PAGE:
Pearl Harbor Day
December 7, 2010 by staff
Pearl Harbor Day, As we worked to decrease static electricity from the old radio tubes, our program has been interrupted by the announcement that Pearl Harbor was bombed. We were not happy, not because of bombing some place we’ve never heard of, but because we never found out what happened to “The Shadow” that day. We were too young to understand the attack was a declaration of war against Japan to the United States. A quick scan of an old globe in my room indicated Pearl Harbor was part of a chain of islands as the Pacific Ocean and that it belonged to America. That’s all we knew at the time.
Later that day, my parents returned from a walk in the afternoon Sunday in the country, and when I told them of the sneak attack, my father did not buy the story.
“We have to heal these stories junior high, the mother,” he said.
As the days and months passed, there was no doubt that Portsmouth has become one of the most patriotic nations. In no time, the Portsmouth naval shipyard work has gone from about 8,000 employees to over 24,000. From the beginning of the submarine fleet have been initiated every 40 to 60 days – those numbers a lot better as time went on – and they have proven to be one of the weapons systems the most effective World War II. Construction workers, men and women worked side by side 10 to 12 hours a day, seven days a week to support the war effort. The shipyard has set a record for building and launching the largest number of submarines during a calendar year – 31 in 1944. In the process, the construction time by boat was reduced from 469 calendar days in 1941 to 173 days in 1944.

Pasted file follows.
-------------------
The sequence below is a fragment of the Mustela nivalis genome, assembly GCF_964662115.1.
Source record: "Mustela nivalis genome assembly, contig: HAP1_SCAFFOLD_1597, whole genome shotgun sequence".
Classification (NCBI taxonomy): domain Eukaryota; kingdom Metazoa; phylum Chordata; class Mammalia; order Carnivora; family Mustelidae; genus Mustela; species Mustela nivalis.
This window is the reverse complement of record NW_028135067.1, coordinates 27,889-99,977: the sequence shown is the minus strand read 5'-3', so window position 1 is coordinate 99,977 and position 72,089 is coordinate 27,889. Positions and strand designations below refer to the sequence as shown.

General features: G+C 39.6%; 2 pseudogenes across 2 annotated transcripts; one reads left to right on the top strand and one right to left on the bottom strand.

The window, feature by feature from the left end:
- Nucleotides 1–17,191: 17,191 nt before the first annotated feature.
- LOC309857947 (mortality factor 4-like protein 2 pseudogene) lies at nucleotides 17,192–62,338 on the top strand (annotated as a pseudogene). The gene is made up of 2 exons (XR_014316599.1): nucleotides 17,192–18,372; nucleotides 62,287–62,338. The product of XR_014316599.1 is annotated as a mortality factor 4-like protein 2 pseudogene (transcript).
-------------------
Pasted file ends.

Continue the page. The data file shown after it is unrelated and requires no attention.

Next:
Owners across the city to rent all the space they had to accommodate the thousands of workers swarmed the area – a vacant attic room here, a guest room there, the basement playroom, storage space above the garage. Living space has become a precious commodity in our town.
As we entered 1942, the army presence was very sensitive. Submariners highly qualified party in downtown before leaving for war patrol. The U.S. Marines barracks in the shipyard, one of the oldest in the nation, has doubled its capacity. Portsmouth Naval Prison, in business since 1908, came into overdrive as the number of sailors and Marines have increased. It was populated by people convicted of more serious offenses. I later discovered that Humphrey Bogart and Steve McQueen had Marine guards from the prison.
The mid-shore patrol assigned military joined forces with local police to maintain law and order in the city, especially on Friday night and Saturday. And the Coast Guard station in New Castle has increased its staff and responsibilities dramatically. After all, there were rumors that German submarines were right off the coast, spying on the comings and goings at the shipyard.
The NH National Guard has strengthened its training at the armory on Parrott Avenue, where the library is now Portsmouth. We children looked with astonishment on a Saturday that troops maneuvered around the area. Troop transport trucks and jeeps were still present in the streets of Portsmouth. And before the year ended, the Guard unit was called to active duty. The troops sent before a huge crowd of supporters, including the mayor and other local dignitaries and state.
In no time, the Coast Artillery became highly organized. They had the primary responsibility to protect the harbor entrance. They all inhabited the old forts on both sides of the Piscataqua River (Fort McClary, Fort Stark and Fort Constitution Odiorne Point), some of them dating from colonial times. And they built and inhabited watchtowers stretching from Florida to Canada. Even if they were American troops, they were armed with naval guns recycled, some so big they could easily run a shell of 16 inches the weight of a Volkswagen 25 miles offshore.